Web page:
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Researching digital literacy

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Invited opening talk for University of Brighton Pedagogic Research Conference, February 2017
https://staff.brighton.ac.uk/clt/Pages/Events/enhancing%20higher%20education.aspx

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Researching digital literacy

  1. 1. Researching digital literacy within an institutional context Professor Rhona Sharpe Oxford Brookes University, UK University of Brighton February 2017 @rjsharpe elesig.net
  2. 2. My interests Learner experience research Developing effective learners Developing digital leaders
  3. 3. Effective learners for a digital age
  4. 4. The Net Generation?
  5. 5. Finding out what learners actually do Student experience
  6. 6. § Careful, empirical examination of what learners actually do is largely absent’ (Oliver, 2015, p. 367)
  7. 7. Researching digital literacy within an institutional context 1.  Difference. Learner experiences vary considerably. How can we talk about difference in a meaningful way? 2.  Design. How can we design learning experiences that develop the practices and attributes of successful learners? 3.  Data. How can we keep track of how we are doing in developing digital literacy?
  8. 8. Understanding difference: FE Digital Student Project Desk research Focus groups Consultation events 23 sector reports 8 peer reviewed articles 25 case studies 7 institutional documents 220 learners 12 focus groups 6 further education colleges 6 consultation events 300 delegates Loads of post-its
  9. 9. Data collection methods Learner profile Card sort
  10. 10. The Learner and their Context, Becta Chris Davies and Rebecca Eynon Unconnected vulnerable Mainstream pragmatist Intensive specialist enthusiast
  11. 11. For the unconnected and vulnerable Their experience is access-led “They’re [the Chromebooks] not that good.They’re probably good if you know how to work them properly but I know they’re not that difficult but none of us have been told how to use it.” (Focus group 3, Level 2 learner)
  12. 12. For the intensive and specialist enthusiast Their experience is learner-led “I think we learn more from one another than we do from the tutors.” (Focus Group 6, Level 2)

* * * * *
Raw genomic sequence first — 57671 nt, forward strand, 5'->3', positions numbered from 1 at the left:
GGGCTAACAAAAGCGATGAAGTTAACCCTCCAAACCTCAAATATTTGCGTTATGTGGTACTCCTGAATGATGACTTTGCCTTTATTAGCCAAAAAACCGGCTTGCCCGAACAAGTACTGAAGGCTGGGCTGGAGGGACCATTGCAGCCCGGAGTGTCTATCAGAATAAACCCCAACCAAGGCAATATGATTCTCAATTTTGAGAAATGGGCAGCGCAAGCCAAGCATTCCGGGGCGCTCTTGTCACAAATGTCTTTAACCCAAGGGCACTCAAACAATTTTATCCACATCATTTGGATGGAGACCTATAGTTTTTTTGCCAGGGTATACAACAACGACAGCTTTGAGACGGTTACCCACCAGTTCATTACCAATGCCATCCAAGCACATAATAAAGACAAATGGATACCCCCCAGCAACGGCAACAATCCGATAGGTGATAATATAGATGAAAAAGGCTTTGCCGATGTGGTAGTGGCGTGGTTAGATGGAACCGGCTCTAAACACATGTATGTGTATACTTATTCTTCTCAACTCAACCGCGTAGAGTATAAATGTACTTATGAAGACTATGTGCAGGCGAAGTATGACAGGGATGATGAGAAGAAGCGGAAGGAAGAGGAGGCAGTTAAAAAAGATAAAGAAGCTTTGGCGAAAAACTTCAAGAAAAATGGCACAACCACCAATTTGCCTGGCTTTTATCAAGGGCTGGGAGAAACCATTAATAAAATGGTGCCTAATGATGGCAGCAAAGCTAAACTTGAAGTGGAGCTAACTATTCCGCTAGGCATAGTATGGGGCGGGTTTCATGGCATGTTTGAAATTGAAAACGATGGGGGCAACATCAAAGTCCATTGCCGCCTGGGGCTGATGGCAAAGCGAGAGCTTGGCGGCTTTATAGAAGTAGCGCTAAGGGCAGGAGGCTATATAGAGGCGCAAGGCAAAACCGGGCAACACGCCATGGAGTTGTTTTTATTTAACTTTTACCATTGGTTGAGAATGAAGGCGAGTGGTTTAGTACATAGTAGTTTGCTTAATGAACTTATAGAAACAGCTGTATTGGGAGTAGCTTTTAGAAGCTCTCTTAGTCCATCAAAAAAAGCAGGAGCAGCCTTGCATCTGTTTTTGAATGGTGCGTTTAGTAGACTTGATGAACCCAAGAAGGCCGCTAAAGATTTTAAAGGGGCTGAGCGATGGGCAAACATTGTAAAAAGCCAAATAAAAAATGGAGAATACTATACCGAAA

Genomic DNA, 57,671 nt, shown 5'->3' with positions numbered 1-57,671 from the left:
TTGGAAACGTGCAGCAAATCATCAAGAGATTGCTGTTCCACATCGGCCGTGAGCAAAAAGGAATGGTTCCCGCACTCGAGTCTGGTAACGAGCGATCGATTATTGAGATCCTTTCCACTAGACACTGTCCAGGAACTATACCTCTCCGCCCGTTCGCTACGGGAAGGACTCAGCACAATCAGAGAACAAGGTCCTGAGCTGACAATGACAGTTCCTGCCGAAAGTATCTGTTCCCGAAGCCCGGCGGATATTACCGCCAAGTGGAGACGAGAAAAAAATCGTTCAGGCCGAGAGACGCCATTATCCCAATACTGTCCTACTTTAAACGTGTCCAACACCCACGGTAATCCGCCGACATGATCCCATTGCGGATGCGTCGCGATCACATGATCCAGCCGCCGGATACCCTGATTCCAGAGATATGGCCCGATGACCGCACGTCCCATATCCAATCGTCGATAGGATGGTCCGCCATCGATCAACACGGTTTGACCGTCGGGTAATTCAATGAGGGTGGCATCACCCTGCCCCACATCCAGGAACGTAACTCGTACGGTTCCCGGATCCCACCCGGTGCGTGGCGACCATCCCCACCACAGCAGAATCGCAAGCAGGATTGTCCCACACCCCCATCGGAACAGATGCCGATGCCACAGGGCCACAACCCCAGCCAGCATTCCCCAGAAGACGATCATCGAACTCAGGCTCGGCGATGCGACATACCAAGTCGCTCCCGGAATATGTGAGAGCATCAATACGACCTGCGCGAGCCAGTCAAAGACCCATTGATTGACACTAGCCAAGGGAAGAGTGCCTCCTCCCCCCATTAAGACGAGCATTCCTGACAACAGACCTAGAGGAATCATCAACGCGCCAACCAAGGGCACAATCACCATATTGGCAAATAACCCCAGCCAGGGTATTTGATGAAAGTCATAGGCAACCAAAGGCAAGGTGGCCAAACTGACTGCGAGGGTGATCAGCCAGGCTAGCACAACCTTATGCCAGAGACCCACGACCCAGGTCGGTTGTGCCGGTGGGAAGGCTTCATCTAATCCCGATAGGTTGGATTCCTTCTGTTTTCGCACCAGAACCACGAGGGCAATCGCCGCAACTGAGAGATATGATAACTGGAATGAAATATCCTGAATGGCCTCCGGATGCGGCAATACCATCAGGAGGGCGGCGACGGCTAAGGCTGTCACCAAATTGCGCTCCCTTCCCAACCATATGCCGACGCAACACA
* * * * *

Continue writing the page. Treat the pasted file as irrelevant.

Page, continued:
13. 13. For the mainstream pragmatists Their experience is tutor-led Because basically our lessons revolve around usingYouTube, just in Sociology, we do the lesson outside of school and then bring it in, so the social media actually really helps with learning. (Focus Group 5,A Level)
  14. 14. unconnected vulnerable Access-led Assessment of skills is ongoing mainstream pragmatists Tutor-led Pedagogy –led Institution-led Technology used to develop criticality, self- management intensive and specialist enthusiasts Learner-led Technology-led Social digital literacy practices are valued and new practices made explicit Learners   who  are:   Experience     the  digital   environment   as:   Best   supported   where:  
  15. 15. The ways that most learners use technology in support of their studies is … predominately influenced by the course. What do you do to develop digital literacies in your courses?
  16. 16. Developing the practices and attributes of successful learners for a digital age •  Are intentional, self-aware, manage boundaries and distractions and have good information literacy skills (self regulated learning) •  Personalise their learning environment to suit their needs (meta-cognition) •  Are engaged participants (social, collaborative) •  Use technology to present themselves and their work to different audiences (identity) •  Are confident and agile with their technology use (experimentation)Sharpe & Beetham (2010) Bennett (2014)